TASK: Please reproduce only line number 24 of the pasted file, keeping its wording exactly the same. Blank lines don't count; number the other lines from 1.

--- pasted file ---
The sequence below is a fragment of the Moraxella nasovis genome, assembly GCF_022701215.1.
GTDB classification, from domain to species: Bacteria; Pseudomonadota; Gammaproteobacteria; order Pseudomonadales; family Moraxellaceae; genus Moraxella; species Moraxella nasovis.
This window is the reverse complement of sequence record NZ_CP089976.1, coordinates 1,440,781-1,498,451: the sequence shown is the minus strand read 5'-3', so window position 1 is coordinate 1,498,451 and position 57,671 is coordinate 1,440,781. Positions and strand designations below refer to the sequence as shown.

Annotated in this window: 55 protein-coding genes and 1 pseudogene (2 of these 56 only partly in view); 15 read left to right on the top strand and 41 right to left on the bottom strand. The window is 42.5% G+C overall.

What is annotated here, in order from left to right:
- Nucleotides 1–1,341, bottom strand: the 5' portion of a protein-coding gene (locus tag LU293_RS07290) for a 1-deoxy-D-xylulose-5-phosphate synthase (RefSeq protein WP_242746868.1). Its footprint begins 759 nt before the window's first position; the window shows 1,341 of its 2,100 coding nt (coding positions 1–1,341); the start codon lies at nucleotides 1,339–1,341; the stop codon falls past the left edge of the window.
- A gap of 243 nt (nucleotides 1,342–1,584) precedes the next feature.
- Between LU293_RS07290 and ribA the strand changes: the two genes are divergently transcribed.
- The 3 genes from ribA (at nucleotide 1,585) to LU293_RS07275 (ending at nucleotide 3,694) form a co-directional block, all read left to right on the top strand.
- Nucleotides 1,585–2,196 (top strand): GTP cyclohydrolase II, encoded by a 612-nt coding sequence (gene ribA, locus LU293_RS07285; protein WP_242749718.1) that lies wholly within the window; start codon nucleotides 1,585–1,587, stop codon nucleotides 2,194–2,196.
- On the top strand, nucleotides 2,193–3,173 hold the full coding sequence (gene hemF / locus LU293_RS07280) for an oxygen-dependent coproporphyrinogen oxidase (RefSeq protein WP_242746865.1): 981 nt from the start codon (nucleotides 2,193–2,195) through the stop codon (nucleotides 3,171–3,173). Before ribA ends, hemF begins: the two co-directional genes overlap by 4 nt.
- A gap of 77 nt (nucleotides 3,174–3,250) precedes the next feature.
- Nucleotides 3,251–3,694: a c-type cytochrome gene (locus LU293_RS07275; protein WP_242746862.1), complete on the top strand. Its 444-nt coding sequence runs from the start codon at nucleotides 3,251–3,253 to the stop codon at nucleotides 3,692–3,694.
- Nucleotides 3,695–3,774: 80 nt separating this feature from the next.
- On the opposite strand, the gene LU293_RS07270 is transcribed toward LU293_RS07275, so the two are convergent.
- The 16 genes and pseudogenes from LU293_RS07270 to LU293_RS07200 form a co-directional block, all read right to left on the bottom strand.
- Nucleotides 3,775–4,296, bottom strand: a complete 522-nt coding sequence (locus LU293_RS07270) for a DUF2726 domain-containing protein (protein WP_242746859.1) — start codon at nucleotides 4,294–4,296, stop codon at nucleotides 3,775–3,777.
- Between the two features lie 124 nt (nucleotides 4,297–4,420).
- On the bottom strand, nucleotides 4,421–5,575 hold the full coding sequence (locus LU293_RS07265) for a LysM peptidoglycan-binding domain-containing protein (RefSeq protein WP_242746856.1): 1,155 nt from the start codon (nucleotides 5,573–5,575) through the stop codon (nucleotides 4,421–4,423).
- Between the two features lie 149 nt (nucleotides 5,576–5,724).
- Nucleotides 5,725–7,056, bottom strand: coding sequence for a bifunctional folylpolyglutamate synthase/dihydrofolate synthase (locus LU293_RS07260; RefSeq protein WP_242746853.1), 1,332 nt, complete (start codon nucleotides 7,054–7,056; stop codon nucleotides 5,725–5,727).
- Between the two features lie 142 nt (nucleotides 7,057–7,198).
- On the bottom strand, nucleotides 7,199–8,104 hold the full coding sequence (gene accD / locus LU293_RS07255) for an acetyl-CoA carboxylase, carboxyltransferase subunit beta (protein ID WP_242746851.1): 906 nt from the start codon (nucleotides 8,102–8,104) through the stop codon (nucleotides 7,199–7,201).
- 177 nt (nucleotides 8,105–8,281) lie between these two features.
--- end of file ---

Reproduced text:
- 177 nt (nucleotides 8,105–8,281) lie between these two features.